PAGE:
We’ve been reading all the comments and wanted to give an update based on some of the concerns in the thread.

To clarify, we haven’t deleted any book reviews in regard to this issue . (Not strictly speaking true. See below.) The key word here is "book". The reviews that have been deleted - and that we don't think have a place on Goodreads - are reviews like "the author is an a**hole and you shouldn't read this book because of that". In other words, they are reviews of the author's behavior and not relevant to the book. We believe books should stand on their own merit, and it seems to us that's the best thing for readers.

Someone used the word censorship to describe this. This is not censorship - this is setting an appropriate tone for a community site. We encourage members to review and shelve books in a way that makes sense for them, but reviews and shelves that focus primarily on author behavior do not belong on Goodreads.

From Wikipedia, this definition of censorship:
Censorship is the suppression of speech or other public communication which may be considered objectionable, harmful, sensitive, politically incorrect or inconvenient as determined by a government, media outlet or other controlling body. It can be done by governments and private organizations or by individuals who engage in self-censorship. It occurs in a variety of different contexts including speech, books, music, films, and other arts, the press, radio, television, and the Internet for a variety of reasons including national security, to control obscenity, child pornography, and hate speech, to protect children, to promote or restrict political or religious views, and to prevent slander and libel. It may or may not be legal. Many countries provide strong protections against censorship by law, but none of these protections are absolute and it is frequently necessary to balance conflicting rights in order to determine what can and cannot be censored.

So yes indeed, the act of deleting reviews and other user-created materials suddenly deemed not-community-friendly is censorship. "Enforcing community standards"...well...just a question from the peanut gallery here, but how did these "community standards" get set, by whom, and when? A long and separate chat could be had on that topic. But for now. let's note there were 21 people whose reviews were, summarily and without warning, deleted. That contradicts what Kara said above. And she posted this update to backtrack from her earlier assertion:

Thank you for all the comments so far. One concern that has come up in this thread is that the content was deleted without those members first being told that our moderation policy had been revised.

In retrospect, we absolutely should have given users notice that our policies were changing before taking action on the items that were flagged. To the 21 members who were impacted: we'd like to sincerely apologize for jumping the gun on this. It was a mistake on our part, and it should not have happened.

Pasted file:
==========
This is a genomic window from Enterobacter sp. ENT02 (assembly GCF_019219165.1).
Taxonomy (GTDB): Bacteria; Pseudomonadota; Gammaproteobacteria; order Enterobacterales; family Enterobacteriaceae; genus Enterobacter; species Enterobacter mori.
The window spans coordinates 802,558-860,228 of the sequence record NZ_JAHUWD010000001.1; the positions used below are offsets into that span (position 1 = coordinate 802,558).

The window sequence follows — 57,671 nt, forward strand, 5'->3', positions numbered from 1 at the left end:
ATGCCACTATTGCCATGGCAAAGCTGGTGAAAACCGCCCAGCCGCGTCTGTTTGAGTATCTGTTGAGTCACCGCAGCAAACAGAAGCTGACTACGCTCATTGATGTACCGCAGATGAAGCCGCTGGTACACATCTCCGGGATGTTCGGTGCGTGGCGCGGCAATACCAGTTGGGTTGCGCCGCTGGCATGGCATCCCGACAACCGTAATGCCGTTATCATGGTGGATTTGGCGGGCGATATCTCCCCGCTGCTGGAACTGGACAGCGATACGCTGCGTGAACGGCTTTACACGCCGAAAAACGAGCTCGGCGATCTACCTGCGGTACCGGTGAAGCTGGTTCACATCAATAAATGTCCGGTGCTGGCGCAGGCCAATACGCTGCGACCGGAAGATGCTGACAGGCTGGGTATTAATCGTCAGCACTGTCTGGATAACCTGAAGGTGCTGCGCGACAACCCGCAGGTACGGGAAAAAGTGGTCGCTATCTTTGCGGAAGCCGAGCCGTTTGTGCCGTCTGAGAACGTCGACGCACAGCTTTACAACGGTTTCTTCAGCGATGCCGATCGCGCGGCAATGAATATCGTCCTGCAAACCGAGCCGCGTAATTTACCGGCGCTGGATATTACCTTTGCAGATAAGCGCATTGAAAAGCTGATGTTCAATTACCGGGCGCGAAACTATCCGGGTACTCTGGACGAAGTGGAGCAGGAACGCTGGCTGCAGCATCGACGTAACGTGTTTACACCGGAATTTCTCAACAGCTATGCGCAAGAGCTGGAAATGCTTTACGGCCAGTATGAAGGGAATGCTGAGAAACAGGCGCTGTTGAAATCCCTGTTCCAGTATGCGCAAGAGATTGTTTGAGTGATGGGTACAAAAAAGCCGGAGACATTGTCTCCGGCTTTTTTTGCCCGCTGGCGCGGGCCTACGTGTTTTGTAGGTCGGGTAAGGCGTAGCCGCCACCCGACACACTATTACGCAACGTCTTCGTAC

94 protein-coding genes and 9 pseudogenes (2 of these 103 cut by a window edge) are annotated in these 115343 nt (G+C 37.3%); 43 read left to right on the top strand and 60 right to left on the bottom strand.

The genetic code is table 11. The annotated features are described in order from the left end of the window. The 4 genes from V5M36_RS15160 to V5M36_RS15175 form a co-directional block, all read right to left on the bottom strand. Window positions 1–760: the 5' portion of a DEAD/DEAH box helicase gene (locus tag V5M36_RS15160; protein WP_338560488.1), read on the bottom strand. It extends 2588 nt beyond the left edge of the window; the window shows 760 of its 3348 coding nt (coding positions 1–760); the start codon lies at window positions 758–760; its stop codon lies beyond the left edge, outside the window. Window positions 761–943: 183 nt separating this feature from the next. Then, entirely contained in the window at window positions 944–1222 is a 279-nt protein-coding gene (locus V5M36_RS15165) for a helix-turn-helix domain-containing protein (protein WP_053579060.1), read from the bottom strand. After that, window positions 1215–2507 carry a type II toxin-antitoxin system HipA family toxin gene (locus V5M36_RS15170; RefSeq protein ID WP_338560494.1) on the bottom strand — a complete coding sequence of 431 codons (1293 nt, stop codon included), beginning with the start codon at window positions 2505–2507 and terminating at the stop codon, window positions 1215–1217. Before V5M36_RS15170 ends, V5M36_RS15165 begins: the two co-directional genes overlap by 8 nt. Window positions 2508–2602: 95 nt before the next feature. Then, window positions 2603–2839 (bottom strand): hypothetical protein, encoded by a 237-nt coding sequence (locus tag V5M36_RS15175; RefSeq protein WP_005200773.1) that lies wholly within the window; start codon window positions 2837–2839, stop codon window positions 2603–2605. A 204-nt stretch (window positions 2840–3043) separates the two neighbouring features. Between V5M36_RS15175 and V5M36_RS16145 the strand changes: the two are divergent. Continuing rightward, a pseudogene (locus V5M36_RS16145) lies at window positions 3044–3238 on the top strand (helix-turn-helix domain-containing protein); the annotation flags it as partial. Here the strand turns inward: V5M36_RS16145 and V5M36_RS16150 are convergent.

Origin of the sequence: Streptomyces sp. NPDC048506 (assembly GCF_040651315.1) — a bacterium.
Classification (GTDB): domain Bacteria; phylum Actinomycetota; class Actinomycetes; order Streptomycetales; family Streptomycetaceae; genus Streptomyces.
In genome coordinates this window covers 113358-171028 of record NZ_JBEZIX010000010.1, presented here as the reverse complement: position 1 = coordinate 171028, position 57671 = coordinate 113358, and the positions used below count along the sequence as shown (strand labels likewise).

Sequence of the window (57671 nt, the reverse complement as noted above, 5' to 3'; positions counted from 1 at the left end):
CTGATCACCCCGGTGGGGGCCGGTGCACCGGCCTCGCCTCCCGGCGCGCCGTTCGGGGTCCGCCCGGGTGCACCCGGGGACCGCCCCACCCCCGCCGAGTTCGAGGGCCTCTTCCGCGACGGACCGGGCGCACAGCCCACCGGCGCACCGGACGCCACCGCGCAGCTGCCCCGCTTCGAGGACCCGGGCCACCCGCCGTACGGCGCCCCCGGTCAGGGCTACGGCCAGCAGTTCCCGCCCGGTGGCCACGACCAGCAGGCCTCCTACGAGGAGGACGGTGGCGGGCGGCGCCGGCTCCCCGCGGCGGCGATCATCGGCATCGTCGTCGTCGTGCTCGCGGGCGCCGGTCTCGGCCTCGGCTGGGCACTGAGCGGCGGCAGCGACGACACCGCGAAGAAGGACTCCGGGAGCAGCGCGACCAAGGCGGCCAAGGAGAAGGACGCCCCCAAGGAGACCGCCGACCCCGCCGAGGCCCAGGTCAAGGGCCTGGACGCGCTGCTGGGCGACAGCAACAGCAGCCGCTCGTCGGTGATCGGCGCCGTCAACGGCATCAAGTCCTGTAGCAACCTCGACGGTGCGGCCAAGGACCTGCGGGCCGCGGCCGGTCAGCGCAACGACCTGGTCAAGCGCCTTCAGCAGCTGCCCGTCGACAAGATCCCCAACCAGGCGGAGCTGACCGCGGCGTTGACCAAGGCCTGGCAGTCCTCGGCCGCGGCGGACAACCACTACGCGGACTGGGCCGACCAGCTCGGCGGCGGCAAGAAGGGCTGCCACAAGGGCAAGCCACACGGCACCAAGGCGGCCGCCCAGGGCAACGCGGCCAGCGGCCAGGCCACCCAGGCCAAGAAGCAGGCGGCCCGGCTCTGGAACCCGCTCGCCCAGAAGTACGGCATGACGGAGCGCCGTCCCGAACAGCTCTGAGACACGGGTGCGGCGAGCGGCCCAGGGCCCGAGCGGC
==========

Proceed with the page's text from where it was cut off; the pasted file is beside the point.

Anyone else with reviews or shelves created prior to September 21, 2013 that will be deleted under the revised policy will be sent a notification first and given time to decide what to do.

Again, thank you for all your comments. We'll continue to monitor this thread for your feedback.

So we’re all hunky-dory again, right? Warning will be given to people who fall afoul of the new “community standards” which we’re now enforcing. Time to make a decision about revising content, moving content, what one wishes to do in response to the site’s desire to remove one’s content from its community’s gaze. I wasn’t given a warning, I was informed my content was removed:

Hello Richard,

Your review of The Hydra were recently brought to our attention. Please note that any reviews you post must contain your own original content (see our review guidelines). Any reviews that are simply copy-pasted duplicates of other reviews will be removed. Given this, the review in question has been deleted. We have attached a copy for your personal records.

Additionally, your review of Civil Disobedience and Other Essays was recently flagged by Goodreads members as potentially off-topic. As the review is not about the book, it has been removed from the site. You can find the text of the review attached for your personal records.

Please note that if you continue to violate our guidelines, your account may come under review for removal.

Sincerely,
The Goodreads Team

Now, I've been completely and publicly pantiwadulous over the major change in Terms of Service as they affect what reviewers...the unpaid volunteers who create the value that Amazon paid for the company to get!...can and cannot say to/about authors in their own reviews, and even more troublingly, what the reviewers can and cannot name the shelves or collections they put their books into. It didn’t need to be personal to me to draw my attention to the many and various attempts to censor what kind of reading material is available to you, me, our kids, our grandkids, and the banning parties hope, posterity. Books that talk about S-E-X or the right of women to walk down all the streets of the world without fearing rape or the existence of this little thing called "science" that rejects religion's once-upon-a-time version of Creation get banned regularly...until now, Goodreads has been a place to discuss these banned books freely and openly. How long before the author-friendly censorship moves into family-friendly censorship, such as the amorphous "community standards" Kara cites above will come to demand?